Macrame isn’t an expensive hobby, all you need is some cord (normally 3-4mm), scissors, and a wooden stick (which is free from anywhere outside!). You might want to sand down the stick so get some sanding paper and if you’d like a coat/layer on your branch, you can use wood paint or a light varnish.
You can also incorporate beads to thread through the cord.
Overall, to start a macrame project, you need:
Macrame is expensive because of the time it takes to complete each project. The bigger the macrame piece, the higher the price, because it took a significant amount of time to create.
A small macrame wall hanging might only cost $10-30, whereas a giant wall piece that covers half of your wall might be between $100 – $300. That’s because of the time spent on a bigger project – more hours = more dollar.
Yes, absolutely macrame can be done with wool, yarn or any type of cord/string. It will of course vary and depend on the size of your project and what it is going to be. For wall hangings, you can even mix a few different materials and cords to create an interesting structure and add some colour to your macrame piece.
It depends what your macrame is made out of. If it’s made with a natural fibre like cotton cord it’ll take a long time for macrame to dry and as because it absorbs water well, it can slightly change the structure/look of its if the cord expands a little.
Most macrame pieces are made with cotton cord, but if you’re not sure, check with the seller.
If the cotton cord repeatedly gets wet and it doesn’t dry out properly, then it can collect dirt, trap the moisture, and eventually develop mildew.
This can happen particularly if you hang it outside and it keeps raining, without giving your macrame and the cord, a chance to get dry. As a result, it can get mouldy and change the look and colour of your macrame over time.
If you’re thinking about hanging a macrame piece in a bathroom, you can always take the macrame piece outside into the sunshine or in a warm dry place to dry out, to prevent any mildew from developing.
That’s with natural fibres – so what about synthetic fibres and synthetic cord?
Fibres such as Nylon tend to be more durable due to their strength, and can withstand more dampness and water, drying quicker. If you want your macrame to hang outside and last a bit longer, nylon cord is your best option.
Again, if you’re buying one and aren’t sure, check with the seller they’ll know what cord they used to make the project!
Macrame should not be washed in a washing machine, but it can be hand washed. The cycle of a washing machine can damage the macrame piece, changing its look, feel and structure. The knots can fall apart and the colour can loose its intensity.
The Macrame cord itself however can be washed in a washing machine, although I’d recommend washing it by hand if you have to, but not in a washing machine. The cotton cord can be delicate and fall apart, but you should NOT put a whole macrame piece into the washing machine.
Small on-spot wash
If you accidentally spill something or get your macrame dirty, you can carefully hand wash it with cold water and some bicarbonate soda or Castile soap – they’re the most effective detergents that have worked for me and I regularly use in my washing, they’re fab!
If it’s only a small stain/spot of dirt, mix the Castile soap/soda with some cold water in a bowl, use a sponge/cloth, and gently rub on the stain to remove it.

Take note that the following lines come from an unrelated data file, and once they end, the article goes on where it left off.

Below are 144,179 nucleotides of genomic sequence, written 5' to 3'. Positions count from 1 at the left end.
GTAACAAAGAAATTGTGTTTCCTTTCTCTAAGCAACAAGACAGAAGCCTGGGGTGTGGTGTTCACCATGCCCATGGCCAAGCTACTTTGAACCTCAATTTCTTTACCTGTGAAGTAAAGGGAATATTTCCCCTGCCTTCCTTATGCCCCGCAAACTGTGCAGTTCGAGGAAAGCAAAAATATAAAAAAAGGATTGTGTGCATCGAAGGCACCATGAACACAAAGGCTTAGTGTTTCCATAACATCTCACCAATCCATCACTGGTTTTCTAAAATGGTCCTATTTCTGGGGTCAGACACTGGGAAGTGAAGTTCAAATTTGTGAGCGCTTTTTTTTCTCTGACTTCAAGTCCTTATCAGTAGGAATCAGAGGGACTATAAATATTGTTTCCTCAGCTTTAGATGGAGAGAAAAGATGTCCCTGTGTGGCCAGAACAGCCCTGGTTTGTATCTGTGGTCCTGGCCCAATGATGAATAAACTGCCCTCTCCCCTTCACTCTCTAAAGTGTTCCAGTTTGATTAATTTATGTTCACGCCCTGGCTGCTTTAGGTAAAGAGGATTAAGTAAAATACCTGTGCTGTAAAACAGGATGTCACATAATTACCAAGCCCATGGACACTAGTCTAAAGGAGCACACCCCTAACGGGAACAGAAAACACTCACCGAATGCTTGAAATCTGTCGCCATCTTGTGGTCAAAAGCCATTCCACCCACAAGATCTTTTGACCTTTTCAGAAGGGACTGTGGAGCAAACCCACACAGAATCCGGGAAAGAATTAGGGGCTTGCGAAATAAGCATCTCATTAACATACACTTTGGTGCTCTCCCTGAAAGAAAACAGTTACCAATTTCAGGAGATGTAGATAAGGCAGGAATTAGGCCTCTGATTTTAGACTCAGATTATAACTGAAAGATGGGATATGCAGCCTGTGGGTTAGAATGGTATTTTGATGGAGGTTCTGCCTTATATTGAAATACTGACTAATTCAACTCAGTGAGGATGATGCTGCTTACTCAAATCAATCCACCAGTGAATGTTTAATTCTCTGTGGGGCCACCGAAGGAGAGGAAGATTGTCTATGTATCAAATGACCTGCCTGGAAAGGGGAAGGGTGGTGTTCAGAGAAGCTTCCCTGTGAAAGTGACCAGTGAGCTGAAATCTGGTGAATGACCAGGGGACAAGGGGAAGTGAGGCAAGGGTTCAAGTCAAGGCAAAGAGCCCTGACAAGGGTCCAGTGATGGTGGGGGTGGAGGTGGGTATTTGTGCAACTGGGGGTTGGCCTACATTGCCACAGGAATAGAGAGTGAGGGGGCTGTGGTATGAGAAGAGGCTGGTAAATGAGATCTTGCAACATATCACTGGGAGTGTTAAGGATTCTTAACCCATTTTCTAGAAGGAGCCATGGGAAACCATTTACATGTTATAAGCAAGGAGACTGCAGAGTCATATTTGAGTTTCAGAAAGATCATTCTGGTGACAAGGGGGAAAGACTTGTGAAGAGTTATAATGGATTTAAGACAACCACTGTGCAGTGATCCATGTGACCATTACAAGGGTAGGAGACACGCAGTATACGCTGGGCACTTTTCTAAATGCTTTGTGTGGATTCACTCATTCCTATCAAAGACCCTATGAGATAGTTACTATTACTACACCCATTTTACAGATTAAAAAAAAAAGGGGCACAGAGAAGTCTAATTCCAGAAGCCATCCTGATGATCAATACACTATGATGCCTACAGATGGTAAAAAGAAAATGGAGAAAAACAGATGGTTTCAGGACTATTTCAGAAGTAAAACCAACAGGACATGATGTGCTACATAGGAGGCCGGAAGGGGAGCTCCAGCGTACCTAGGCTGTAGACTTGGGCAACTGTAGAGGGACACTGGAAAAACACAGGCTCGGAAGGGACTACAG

Whole piece wash
If it’s a bigger stain or you want to wash the whole piece (although I’ve never once thought about washing a whole macrame piece so it should be REALLYYYY dirty if you’re thinking about washing the whole thing!) – you can fill a bowl with cold water and again, put some soda/castile soap in it, and wash it in that water. Leave it in the water for 3-5 minutes and then gently wash it with a cloth.
You can use whatever laundry detergent you want for the macrame hand wash, although make sure it doesn’t contain any bleach as that will damage/change the colour of the cord, especially if it was dyed.
If it’s a persistent dirt/stain, you can soak the whole macrame piece in soda/soap filled cold water for 10-15 minutes, gently rub the stain and then clean in some fresh cold water, rinsing thoroughly afterwards. Be carefully when rinsing, as again, persistent and strong rinsing and twisting can damage the piece (depending on the knots and cord used) so a gentle squeeze of excess water will do!
That’s it! Leave out to dry wherever you can ?
Yes, macrame can be dyed. The best thing to use is a fabric dye, and soaking the piece in the fabric dye. The time of soaking will vary depending on your desired intensity and shade of the colour. You can also try soaking the cord before you use the cord.
If you’re dyeing a ready-made piece be gentle with it and make sure you have enough space to carry out the dying (which can take between 20-40 minutes) and then a good drying space, where the dye can freely drip.
Yes, macrame cord can be dyed. You can dip dye it or dye certain parts of the cord, or you can dye all of the cord, depending on the effect or look you’re going for.
Macrame lamp shades are safe as long as they are completed correctly and fit on your lamp stand safely, you can use the macrame lamp shade. You might want to be careful if you have pets or small children due to the string causing a potential choke hazard.
If you are thinking about making a macrame lamp shade, choose your materials VERY carefully. The materials need to withstand the heat and you want to choose materials that do not lose colour due to intensity of the light, or cause burns.
You should also be careful when choosing the light bulb, because depending on the wattage, material and light, the whole combination can become a fire hazard.
Macrame plant hangers are typically made out of cotton cord, that varies between 3 – 5 mm in thickness. I tend to use the 3mm although 4mm works great as well. I think the 5mm is great for large projects and they can look bulky on long plant hangers, unless that’s the look you are going for.
Just writing about macrame now is making me want to get all my strings out! Somebody try and stoop meee…
*shuts laptop and runs with eagerness for string box*
I would start with a 3mm cotton cord in beige (or any colour you fancy!). There are many great sellers out there, but I tend to use Etsy. I’ve put together a list of my favourite cords right here, so if you’re new to macrame and thinking about starting, take a look at the options best suited for beginners.
There you have it, a magical ancient craft that can save minds and people who thought they weren’t creative. Give it a try, it really isn’t an expensive hobby to have – well, certainly not any more than online shopping! I’m speaking from experience…
And at the end of each completed project, you have something to look at and admire your hard work that looks beautiful on your wall. They can also be used as gifts for people, how fun! Everyone loves a homemade gift.
Copyright Toucan Dream 2021